The OMPF was designed in part to help municipalities manage downloaded costs. The Province is not going to agree to keep paying OMPF, business as usual, as it assumes responsibility for uploaded costs. 

The Budget calls for a Review of OMPF funding – and it commits to AMO’s input. We understand the Province wants to be able to communicate changes to municipal governments in advance of their 2013 budget work.

The urgency of the OMPF review says a lot about the times we are in… and the length of AMO’s To-Do list tells the rest of the story. 

Remember the 12 Asks that AMO proposed to all the parties last summer? 

The government has committed to implementing more than half of them, and they have shown an interest in most of the rest. 

As I said, they will honour the upload of social service and court security costs. They did not take the Drummond’s Commission advice to slow down the upload. 

They say they won’t download new costs – and we are watching them like a hawk. 

They have confirmed that they will provide new funding for roads and bridges in future years –we are disappointed it isn’t now. 

We have been promised permanent provincial gas tax revenue of about $318 million for public transit. 

Thanks in part to the Drummond Report, they are keen to reform some parts of the arbitration process. 

They are warming up to the need for insurance reforms, in part because their own Minimum Maintenance Standards for roads and bridges are under siege in the courts. 

They have committed to continue on the path to extended producer responsibility for waste. 

The Budget promised tools to help collect Provincial Offences Act fines and progress is being made;

They are expected to consolidate housing programs; 

And they have announced changes to energy policy; 

In fact, a review of the Development Charges Act is the only one of our 12 Asks that has not received support. 

A lot of things are changing, and they are changing quickly. 

We don’t stop here. 

The Budget calls for a review of jointly sponsored public pension plans. By any measure they are in trouble.This has huge implications for us, because of OMERS.

Last year OMERS increased contribution rates by just one percent. That one percent cost Ontario’s municipal taxpayers about an extra $150 million. This isn’t sustainable. Funding the current deficits of pension plans must also look to reduction in prospective benefits. 

The review of joint employer/employee public sector pension plans was announced in last month’s budget and input to how to build legislation has already begun.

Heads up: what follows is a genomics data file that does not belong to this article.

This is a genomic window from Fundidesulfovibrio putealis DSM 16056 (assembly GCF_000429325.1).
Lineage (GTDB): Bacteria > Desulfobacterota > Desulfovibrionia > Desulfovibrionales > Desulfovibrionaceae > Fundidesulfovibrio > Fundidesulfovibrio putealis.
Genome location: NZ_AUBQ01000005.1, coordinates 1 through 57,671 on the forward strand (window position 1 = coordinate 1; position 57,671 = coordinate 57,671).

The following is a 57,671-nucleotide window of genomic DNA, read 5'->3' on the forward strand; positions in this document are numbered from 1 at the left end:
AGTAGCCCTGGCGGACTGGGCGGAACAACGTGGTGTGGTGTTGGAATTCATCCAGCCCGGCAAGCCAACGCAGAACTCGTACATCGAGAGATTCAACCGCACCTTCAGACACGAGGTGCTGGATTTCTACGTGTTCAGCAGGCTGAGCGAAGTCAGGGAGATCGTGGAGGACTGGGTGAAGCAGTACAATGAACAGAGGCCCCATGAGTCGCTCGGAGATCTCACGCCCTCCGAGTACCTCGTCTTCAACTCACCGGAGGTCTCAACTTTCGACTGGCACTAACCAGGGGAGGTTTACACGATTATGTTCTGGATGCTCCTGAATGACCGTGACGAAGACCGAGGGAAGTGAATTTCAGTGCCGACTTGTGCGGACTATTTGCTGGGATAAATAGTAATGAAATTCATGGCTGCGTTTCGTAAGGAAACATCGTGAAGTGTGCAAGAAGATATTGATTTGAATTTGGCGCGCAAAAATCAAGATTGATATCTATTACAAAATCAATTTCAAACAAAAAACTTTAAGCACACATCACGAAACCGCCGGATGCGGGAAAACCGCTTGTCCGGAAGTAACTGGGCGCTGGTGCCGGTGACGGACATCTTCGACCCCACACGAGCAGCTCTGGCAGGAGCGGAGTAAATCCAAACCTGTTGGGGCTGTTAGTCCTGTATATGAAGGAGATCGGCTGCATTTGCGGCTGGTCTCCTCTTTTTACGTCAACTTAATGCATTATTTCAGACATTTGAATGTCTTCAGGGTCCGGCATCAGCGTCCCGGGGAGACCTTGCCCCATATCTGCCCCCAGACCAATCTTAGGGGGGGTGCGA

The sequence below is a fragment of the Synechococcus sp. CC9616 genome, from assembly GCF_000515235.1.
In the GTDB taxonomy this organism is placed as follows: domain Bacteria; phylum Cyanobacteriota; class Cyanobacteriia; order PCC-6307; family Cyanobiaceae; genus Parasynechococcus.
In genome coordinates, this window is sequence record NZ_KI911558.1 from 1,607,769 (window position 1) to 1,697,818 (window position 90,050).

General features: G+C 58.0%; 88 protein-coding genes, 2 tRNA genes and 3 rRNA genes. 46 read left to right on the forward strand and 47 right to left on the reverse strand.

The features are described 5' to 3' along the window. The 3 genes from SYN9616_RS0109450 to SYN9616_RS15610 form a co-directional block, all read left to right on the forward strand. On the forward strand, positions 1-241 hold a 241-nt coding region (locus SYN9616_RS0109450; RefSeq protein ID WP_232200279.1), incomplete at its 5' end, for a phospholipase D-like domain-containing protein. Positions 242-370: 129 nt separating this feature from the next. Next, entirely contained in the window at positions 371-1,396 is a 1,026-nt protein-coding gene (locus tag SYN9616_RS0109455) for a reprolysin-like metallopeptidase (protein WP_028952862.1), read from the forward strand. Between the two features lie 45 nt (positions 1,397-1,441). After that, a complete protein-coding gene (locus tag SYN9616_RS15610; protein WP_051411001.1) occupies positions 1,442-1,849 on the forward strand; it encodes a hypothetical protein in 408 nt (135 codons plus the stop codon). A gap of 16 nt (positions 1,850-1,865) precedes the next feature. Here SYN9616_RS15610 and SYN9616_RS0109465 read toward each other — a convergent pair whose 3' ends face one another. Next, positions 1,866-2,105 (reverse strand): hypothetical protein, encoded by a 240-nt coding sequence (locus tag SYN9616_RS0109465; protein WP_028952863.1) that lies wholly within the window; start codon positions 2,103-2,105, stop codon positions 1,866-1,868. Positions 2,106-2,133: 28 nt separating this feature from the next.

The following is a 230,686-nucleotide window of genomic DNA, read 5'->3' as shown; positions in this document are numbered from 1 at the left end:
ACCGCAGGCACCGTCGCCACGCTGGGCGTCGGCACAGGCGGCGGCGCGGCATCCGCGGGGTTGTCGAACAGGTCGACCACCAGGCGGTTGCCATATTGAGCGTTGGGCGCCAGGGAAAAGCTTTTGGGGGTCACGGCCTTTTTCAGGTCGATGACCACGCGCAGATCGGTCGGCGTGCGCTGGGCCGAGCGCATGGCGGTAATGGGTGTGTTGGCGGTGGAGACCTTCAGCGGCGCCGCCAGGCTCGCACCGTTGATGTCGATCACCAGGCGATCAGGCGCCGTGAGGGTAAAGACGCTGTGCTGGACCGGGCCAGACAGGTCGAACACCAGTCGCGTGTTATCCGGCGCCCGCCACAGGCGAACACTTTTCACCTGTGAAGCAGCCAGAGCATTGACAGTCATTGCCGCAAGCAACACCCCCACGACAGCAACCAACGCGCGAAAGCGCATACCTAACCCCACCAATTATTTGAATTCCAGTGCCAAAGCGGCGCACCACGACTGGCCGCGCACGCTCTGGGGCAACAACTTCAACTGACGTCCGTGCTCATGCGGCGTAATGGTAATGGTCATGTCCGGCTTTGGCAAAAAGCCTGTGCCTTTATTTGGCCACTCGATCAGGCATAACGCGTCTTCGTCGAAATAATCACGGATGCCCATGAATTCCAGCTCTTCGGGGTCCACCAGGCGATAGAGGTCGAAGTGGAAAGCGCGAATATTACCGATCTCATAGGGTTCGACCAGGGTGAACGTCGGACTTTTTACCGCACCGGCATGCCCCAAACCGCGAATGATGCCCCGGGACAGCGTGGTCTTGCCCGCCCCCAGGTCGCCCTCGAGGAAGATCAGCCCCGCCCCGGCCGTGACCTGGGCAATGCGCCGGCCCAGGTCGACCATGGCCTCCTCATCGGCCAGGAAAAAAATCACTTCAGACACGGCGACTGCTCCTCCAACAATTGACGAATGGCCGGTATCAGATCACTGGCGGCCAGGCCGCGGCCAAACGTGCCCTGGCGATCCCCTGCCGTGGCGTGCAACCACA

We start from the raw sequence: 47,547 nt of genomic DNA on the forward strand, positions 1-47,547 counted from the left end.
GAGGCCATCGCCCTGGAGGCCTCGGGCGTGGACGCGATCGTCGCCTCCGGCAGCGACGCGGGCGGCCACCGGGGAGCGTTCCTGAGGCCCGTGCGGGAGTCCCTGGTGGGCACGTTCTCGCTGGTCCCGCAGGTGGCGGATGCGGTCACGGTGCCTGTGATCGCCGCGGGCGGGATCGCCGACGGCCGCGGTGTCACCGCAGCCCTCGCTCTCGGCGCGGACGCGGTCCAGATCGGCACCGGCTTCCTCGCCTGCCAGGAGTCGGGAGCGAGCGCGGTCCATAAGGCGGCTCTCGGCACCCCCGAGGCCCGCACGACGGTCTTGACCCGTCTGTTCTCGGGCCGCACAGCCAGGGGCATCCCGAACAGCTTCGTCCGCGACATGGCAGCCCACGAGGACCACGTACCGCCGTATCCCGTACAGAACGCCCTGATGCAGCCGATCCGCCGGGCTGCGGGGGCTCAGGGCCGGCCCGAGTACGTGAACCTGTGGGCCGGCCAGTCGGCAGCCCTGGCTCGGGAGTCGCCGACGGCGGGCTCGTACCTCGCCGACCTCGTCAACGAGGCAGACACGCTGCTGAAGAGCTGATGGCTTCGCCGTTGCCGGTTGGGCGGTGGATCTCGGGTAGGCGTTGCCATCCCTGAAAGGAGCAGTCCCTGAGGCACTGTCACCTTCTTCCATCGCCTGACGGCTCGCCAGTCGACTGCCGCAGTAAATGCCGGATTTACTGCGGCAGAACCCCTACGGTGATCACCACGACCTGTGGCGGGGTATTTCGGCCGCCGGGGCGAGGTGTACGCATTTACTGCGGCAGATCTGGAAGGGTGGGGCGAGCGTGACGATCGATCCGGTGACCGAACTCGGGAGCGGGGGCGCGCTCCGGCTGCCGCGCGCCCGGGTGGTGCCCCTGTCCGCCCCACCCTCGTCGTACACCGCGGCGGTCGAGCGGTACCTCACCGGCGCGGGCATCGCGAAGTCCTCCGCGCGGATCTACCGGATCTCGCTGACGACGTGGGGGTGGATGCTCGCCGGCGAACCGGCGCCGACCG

Thankfully, AMO’s decision to create the Municipal Employer Pension Centre of Ontario, MEPCO, will ensure that we will bring qualified expertise to this review. 

We have a huge amount on our plate. 

More than ever, municipalities must ensure that AMO is strong. 

We know from experience that AMO is strongest when hundreds of Ontario municipalities come together, speak clearly, and advocate for changes that are both positive and practical. 

There will be plenty of issues that have the potential to distract us and divide us. 

To paraphrase Robert Kennedy, "Few will have the greatness to bend history itself; but together we can work to change a small portion of events, and in the total of all those acts will be written the history of this generation." 

We will have to choose our battles wisely and we will have to stay focused on them. 

So we will need to be thoughtful, well prepared and strategic.

We can’t expect to put our hand out to the province for programs or services that are not planned for in the budget. And if we do ask, we have to be ready to explain what funding envelop it will come from. 

Are we going to be able to please everyone? That is a very high bar in difficult time. AMO is going to have to count on its caucuses and other associations to help us do some heavy lifting. 

Some of the concerns that I mentioned at the beginning of my remarks fall into that category. 

We all have to get our heads around how best to seize a bright and prosperous future. 

From experience, we know that complaints and criticism don’t get us very far. 

If we really want to influence Provincial or Federal decisions, we need to identify the problem, propose a practical solution and lay out a credible plan to implement that solution. 

That is harder, but it works – and the Ontario Government seems wide open to credible suggestions. 

The iron is hot. Let’s be smart. 

We appreciate your continued support of AMO, OSUM and resources such as MEPCO. 

I look forward to reporting back to you on our progress at our annual conference in Ottawa this August. I have no doubt there will be plenty to talk about. 

In the meantime, AMO will continue to communicate to members through our weekly WatchFile emails. If you are not already receiving those, please let AMO staff know that you want to be included and we will add you to the list. 

Enjoy the conference.